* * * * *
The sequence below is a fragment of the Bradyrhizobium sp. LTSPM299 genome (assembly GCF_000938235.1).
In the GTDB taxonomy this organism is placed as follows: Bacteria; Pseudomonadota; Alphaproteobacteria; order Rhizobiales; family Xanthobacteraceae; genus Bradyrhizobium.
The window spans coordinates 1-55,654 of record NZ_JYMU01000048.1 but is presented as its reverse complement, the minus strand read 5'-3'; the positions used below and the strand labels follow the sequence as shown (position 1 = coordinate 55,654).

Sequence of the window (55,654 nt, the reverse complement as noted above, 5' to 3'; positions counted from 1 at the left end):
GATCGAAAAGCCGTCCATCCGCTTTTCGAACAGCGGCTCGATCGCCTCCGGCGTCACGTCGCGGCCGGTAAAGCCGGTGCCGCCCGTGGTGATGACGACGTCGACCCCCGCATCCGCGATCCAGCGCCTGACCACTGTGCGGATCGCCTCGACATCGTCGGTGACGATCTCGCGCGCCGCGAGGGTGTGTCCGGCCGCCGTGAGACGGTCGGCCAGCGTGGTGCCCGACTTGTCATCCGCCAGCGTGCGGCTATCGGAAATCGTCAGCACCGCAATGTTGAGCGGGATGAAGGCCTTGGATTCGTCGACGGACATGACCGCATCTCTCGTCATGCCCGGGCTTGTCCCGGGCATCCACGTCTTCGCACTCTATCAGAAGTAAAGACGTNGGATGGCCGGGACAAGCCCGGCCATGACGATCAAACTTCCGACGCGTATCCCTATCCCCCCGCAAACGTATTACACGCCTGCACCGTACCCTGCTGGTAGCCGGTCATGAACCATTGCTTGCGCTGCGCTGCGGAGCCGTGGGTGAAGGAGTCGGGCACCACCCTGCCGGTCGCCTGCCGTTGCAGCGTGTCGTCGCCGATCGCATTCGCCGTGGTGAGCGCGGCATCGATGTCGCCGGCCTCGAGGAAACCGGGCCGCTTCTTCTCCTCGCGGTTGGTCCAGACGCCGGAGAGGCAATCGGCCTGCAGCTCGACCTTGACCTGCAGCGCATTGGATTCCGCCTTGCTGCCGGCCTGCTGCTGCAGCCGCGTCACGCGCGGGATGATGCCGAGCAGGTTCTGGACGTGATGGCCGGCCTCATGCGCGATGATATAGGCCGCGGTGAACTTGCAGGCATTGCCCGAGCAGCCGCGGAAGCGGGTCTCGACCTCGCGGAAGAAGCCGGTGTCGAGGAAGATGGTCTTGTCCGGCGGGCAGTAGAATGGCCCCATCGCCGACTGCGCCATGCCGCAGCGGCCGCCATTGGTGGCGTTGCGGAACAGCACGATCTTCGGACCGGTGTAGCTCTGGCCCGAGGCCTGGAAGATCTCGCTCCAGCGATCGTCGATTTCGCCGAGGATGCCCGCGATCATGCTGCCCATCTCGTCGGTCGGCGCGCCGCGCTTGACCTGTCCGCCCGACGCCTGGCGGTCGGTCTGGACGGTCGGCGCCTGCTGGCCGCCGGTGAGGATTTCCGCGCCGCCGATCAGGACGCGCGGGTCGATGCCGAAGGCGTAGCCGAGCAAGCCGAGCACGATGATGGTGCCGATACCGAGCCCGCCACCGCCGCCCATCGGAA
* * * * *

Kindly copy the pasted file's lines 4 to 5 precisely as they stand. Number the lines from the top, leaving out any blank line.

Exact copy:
Sequence of the window (55,654 nt, the reverse complement as noted above, 5' to 3'; positions counted from 1 at the left end):
GATCGAAAAGCCGTCCATCCGCTTTTCGAACAGCGGCTCGATCGCCTCCGGCGTCACGTCGCGGCCGGTAAAGCCGGTGCCGCCCGTGGTGATGACGACGTCGACCCCCGCATCCGCGATCCAGCGCCTGACCACTGTGCGGATCGCCTCGACATCGTCGGTGACGATCTCGCGCGCCGCGAGGGTGTGTCCGGCCGCCGTGAGACGGTCGGCCAGCGTGGTGCCCGACTTGTCATCCGCCAGCGTGCGGCTATCGGAAATCGTCAGCACCGCAATGTTGAGCGGGATGAAGGCCTTGGATTCGTCGACGGACATGACCGCATCTCTCGTCATGCCCGGGCTTGTCCCGGGCATCCACGTCTTCGCACTCTATCAGAAGTAAAGACGTNGGATGGCCGGGACAAGCCCGGCCATGACGATCAAACTTCCGACGCGTATCCCTATCCCCCCGCAAACGTATTACACGCCTGCACCGTACCCTGCTGGTAGCCGGTCATGAACCATTGCTTGCGCTGCGCTGCGGAGCCGTGGGTGAAGGAGTCGGGCACCACCCTGCCGGTCGCCTGCCGTTGCAGCGTGTCGTCGCCGATCGCATTCGCCGTGGTGAGCGCGGCATCGATGTCGCCGGCCTCGAGGAAACCGGGCCGCTTCTTCTCCTCGCGGTTGGTCCAGACGCCGGAGAGGCAATCGGCCTGCAGCTCGACCTTGACCTGCAGCGCATTGGATTCCGCCTTGCTGCCGGCCTGCTGCTGCAGCCGCGTCACGCGCGGGATGATGCCGAGCAGGTTCTGGACGTGATGGCCGGCCTCATGCGCGATGATATAGGCCGCGGTGAACTTGCAGGCATTGCCCGAGCAGCCGCGGAAGCGGGTCTCGACCTCGCGGAAGAAGCCGGTGTCGAGGAAGATGGTCTTGTCCGGCGGGCAGTAGAATGGCCCCATCGCCGACTGCGCCATGCCGCAGCGGCCGCCATTGGTGGCGTTGCGGAACAGCACGATCTTCGGACCGGTGTAGCTCTGGCCCGAGGCCTGGAAGATCTCGCTCCAGCGATCGTCGATTTCGCCGAGGATGCCCGCGATCATGCTGCCCATCTCGTCGGTCGGCGCGCCGCGCTTGACCTGTCCGCCCGACGCCTGGCGGTCGGTCTGGACGGTCGGCGCCTGCTGGCCGCCGGTGAGGATTTCCGCGCCGCCGATCAGGACGCGCGGGTCGATGCCGAAGGCGTAGCCGAGCAAGCCGAGCACGATGATGGTGCCGATACCGAGCCCGCCACCGCCGCCCATCGGAA